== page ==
Investment has been challenged in recent years, so we need to learn to do more with less. Marketers are being challenged to be creative in their strategy development. And in turn marketers should also be pressing stakeholders for more value. Utilising marketing as a service and external agencies can add value to your tactics whilst not adding the cost of a new resource. But we have to always ensure we’re holding those external resources to tangible outcomes/KPIs.

Some ways I’ve implemented this day to day is focusing on building and investing in our organic channels, relying on our partnerships, and developing new partnerships for our business. Also working cross functionally with other teams to ensure we’re utilising resources across the business, giving marketing a voice in multiple discussions, and with all stakeholders aware of and aligned to the marketing strategy, ROI targets and goals.

How much of your marketing is data-driven?

Marketing is both an art and a science. Many marketers tend to focus more on one or the other. But I’ve found that discovering the right balance is one of the keys to a successful campaign.

I had a campaign where I was working closely with our sales team to gain customer insights, but I was getting conflicting information around customer behaviours and what customers may actually want/will influence them. We realised we needed to take a step back. We couldn’t do the same thing again and expect a different outcome. So we needed to ensure we were grounding campaign decisions in the data. We undertook a quantitative and qualitative data gathering exercise, listening to our customers and analysing. We found that the reasons for those behaviours truly were varied, but we found some consistent themes. So we could develop a campaign offering that took two different approaches, responding to those themes. One which enabled us to speak to the customers lower in the funnel, and a different strategy higher up. This two-pronged approach successfully led us to a better outcome, where the data was able to inform our decision making.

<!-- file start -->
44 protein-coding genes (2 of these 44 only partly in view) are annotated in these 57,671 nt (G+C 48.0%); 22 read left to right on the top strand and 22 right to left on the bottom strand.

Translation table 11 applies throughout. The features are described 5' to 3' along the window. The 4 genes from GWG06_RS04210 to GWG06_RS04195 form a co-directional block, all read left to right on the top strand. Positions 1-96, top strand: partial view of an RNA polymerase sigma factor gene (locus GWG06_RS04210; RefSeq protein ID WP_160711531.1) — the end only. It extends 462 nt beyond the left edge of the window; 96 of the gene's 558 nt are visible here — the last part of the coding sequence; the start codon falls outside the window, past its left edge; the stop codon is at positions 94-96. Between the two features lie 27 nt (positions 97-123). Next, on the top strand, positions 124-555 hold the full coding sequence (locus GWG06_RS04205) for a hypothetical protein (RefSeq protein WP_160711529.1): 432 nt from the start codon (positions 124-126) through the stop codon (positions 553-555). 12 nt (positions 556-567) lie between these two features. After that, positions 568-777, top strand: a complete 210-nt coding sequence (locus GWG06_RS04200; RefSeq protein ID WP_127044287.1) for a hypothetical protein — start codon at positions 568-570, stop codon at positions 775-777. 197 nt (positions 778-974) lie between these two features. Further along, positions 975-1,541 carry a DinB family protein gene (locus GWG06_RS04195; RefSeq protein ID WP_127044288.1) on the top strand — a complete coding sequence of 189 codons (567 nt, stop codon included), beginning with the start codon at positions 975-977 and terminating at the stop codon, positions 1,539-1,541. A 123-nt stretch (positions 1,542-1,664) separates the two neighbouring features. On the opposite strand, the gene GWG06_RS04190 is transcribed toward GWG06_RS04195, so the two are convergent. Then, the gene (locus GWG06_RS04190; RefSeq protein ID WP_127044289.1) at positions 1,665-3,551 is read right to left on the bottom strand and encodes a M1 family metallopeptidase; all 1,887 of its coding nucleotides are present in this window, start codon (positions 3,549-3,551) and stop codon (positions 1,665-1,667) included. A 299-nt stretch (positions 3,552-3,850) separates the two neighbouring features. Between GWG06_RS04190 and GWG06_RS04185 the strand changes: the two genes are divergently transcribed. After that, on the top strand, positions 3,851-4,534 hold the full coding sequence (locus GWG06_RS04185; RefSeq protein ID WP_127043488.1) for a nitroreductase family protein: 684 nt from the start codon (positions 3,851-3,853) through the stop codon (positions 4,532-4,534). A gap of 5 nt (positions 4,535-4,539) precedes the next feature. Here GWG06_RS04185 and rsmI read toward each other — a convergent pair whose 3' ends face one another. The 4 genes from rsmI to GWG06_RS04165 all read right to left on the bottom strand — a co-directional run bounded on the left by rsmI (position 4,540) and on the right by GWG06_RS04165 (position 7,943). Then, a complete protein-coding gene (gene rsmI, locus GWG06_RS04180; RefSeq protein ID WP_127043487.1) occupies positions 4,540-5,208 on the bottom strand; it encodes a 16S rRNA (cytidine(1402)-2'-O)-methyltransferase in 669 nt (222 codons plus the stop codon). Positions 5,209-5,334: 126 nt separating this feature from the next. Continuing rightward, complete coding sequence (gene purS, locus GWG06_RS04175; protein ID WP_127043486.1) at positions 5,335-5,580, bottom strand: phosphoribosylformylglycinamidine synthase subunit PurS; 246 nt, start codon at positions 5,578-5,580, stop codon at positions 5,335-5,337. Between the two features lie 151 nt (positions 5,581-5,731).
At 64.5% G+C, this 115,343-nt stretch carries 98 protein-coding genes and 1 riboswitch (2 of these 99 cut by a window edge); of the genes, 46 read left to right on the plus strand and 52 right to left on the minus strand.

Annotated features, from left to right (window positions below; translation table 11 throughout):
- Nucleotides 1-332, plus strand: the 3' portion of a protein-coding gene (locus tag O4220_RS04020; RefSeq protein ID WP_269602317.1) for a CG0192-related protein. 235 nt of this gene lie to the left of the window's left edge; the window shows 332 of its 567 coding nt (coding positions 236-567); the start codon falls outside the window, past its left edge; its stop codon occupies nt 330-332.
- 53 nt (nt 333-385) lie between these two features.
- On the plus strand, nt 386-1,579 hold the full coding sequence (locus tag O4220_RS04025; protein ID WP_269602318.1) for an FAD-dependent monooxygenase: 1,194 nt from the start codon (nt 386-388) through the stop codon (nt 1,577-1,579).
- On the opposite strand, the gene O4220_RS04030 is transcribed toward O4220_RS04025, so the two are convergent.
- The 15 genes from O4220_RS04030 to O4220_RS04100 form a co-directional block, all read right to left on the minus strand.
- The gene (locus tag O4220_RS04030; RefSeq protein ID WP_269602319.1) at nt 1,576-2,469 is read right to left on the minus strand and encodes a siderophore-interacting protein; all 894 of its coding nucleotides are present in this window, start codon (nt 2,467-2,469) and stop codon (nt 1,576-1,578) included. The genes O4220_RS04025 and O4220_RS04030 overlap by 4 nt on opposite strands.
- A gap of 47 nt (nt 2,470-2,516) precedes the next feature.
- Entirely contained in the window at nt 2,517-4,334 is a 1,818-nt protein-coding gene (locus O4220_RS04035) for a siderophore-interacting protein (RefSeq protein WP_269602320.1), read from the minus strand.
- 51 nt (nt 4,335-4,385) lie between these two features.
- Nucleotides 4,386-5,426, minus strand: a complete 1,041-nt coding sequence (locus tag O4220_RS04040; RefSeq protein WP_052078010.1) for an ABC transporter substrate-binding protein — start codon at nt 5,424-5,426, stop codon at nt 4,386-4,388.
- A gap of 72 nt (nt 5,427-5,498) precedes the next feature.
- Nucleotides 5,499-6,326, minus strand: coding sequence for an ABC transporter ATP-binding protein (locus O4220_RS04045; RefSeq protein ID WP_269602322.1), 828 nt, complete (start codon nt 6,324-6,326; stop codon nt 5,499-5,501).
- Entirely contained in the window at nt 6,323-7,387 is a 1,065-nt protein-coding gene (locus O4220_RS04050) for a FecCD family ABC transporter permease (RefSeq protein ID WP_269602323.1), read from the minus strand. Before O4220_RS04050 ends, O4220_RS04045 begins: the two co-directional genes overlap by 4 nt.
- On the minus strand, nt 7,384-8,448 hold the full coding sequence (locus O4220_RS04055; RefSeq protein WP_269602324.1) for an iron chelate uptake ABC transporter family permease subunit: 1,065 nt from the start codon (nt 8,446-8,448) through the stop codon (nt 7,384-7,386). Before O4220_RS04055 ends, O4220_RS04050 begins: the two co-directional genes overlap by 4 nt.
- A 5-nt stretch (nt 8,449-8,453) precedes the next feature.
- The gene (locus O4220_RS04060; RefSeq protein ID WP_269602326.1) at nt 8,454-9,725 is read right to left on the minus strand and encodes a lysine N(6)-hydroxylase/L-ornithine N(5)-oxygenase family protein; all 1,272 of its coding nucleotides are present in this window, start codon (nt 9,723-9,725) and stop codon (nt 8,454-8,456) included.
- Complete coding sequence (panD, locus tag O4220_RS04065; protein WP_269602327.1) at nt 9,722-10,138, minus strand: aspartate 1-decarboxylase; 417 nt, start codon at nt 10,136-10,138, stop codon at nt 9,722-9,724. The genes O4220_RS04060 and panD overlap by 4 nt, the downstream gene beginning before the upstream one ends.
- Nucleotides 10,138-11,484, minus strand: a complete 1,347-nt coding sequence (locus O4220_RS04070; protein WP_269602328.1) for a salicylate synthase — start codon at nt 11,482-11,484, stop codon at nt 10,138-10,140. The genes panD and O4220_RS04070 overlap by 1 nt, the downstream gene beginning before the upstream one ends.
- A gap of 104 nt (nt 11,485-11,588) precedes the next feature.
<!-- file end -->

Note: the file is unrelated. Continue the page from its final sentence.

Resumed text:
Whilst I would also look to the data first, there are times when we are working with limited resources, so the ‘art’ of marketing comes in. A good well-rounded marketer should focus on putting themselves in the customer’s shoes, and listen and engage with your stakeholders at the coal-face with the customer (sales, customer service, etc.) as much as possible.

What is the one marketing platform/app/solution you can’t live without? Why?

A solid email marketing and automation platform is completely invaluable to a marketer. And I’ve found it to often be a very under-utilised resource. In my opinion, learning marketing automation, drip nurture strategies, content personalisation, and behaviour based email marketing has so much potential to fulfil so many marketing goals within the single channel – it’s often a wonder more marketers don’t put the time and effort into learning these platforms. They also provide a great visualisation of a marketing strategy on one canvas, so you can test your logic and thinking around customer behaviours and flows. Another advantage of this channel is that you are often engaging with an audience that is already brand aware, in your funnel, and/or at least willing to listen to what you have to say. How invaluable that is.

How do your ABM campaigns work: with regards to the sales teams?

Sales and marketing have a symbiotic relationship. Working intimately with the sales team has been the key to a lot of the most successful campaigns I’ve run in the past. If you can develop a consistent and collaborative rhythm with sales, it can quickly build mutual respect and trust, and ultimately a much better customer experience.

A lot of this can come down to organisational structure. I’m a firm believer that marketing should not report into sales (even in smaller organisations, this can be a recipe for disaster), but there should be a clear understanding that the marketing lead for a product or service area forms a part of that team, as well as the marketing team. Some of the best marketing/sales alignment I’ve seen was produced when the core GTM team consisted of a salesperson, product manager and a marketing manager, working together on messaging, attending meetings together, and delivering training together.

Account Based Marketing is a marketing tactic rather than a strategy. So for any tactic to be successful you need to have built solid foundations, based your decisions on data, and kept to a consistent and realistic project timeline.

If the relationship with sales has been thoughtfully established and time and effort has been put in to build it on trust and mutual respect, achieving what’s needed for effective ABM becomes so much simpler.

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Last updated: March 2023